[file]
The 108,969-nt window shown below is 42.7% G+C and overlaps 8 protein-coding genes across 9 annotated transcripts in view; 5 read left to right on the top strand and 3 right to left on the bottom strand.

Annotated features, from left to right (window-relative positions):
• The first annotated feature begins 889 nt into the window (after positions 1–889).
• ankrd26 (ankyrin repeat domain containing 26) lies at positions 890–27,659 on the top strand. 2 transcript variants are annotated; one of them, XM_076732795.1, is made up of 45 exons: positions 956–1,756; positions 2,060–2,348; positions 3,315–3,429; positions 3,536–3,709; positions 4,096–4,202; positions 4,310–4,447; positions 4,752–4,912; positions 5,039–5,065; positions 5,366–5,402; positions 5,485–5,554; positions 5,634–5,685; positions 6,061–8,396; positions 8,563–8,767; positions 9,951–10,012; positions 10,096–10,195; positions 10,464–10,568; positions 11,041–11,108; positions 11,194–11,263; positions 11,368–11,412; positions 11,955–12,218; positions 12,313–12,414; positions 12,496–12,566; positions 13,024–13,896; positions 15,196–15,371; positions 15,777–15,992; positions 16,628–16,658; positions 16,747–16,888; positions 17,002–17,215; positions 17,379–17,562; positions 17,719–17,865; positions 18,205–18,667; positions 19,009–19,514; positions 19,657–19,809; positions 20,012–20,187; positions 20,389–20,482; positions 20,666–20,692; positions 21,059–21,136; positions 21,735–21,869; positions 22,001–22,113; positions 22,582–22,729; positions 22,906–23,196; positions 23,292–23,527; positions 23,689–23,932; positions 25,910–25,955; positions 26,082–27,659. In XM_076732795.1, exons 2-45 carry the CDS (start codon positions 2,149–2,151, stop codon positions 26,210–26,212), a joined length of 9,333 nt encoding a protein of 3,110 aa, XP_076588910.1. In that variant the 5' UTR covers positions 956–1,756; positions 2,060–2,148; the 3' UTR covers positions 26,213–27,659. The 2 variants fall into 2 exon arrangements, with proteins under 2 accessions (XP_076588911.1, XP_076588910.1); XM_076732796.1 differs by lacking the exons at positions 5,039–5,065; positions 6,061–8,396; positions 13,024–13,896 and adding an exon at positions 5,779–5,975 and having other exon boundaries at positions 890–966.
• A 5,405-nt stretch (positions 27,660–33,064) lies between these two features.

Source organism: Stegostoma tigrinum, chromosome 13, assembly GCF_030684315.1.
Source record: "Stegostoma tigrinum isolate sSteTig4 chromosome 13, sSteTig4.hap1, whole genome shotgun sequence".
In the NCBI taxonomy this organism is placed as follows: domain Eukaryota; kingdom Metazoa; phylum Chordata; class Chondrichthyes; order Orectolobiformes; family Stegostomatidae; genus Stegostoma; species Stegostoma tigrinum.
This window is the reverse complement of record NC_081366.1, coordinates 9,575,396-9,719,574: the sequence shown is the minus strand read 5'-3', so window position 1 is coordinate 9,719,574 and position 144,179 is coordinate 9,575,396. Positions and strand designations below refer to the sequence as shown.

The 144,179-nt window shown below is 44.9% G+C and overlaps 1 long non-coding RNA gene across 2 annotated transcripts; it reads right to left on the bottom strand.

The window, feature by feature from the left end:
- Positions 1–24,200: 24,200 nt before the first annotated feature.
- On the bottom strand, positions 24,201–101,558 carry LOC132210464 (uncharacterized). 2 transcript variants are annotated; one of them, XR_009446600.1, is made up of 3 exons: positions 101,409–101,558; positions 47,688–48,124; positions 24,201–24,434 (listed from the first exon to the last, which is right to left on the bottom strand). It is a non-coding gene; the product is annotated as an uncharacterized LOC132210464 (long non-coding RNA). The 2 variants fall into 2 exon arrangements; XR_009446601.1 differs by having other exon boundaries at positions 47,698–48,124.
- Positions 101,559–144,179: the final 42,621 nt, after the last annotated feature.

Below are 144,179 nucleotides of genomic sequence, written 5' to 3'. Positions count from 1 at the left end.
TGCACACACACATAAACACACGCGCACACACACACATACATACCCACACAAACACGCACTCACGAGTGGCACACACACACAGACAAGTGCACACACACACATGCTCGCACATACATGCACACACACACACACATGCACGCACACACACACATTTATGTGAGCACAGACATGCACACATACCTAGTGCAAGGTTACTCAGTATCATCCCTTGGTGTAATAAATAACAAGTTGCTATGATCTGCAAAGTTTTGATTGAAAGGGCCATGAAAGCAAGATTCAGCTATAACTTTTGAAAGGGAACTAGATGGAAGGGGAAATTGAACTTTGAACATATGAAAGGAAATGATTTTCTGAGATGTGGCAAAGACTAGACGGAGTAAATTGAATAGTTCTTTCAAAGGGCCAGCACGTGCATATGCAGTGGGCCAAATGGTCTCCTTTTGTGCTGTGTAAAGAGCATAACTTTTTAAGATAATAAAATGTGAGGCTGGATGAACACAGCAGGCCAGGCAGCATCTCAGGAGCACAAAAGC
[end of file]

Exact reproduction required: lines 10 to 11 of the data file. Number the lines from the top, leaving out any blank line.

The 144,179-nt window shown below is 44.9% G+C and overlaps 1 long non-coding RNA gene across 2 annotated transcripts; it reads right to left on the bottom strand.

The window, feature by feature from the left end: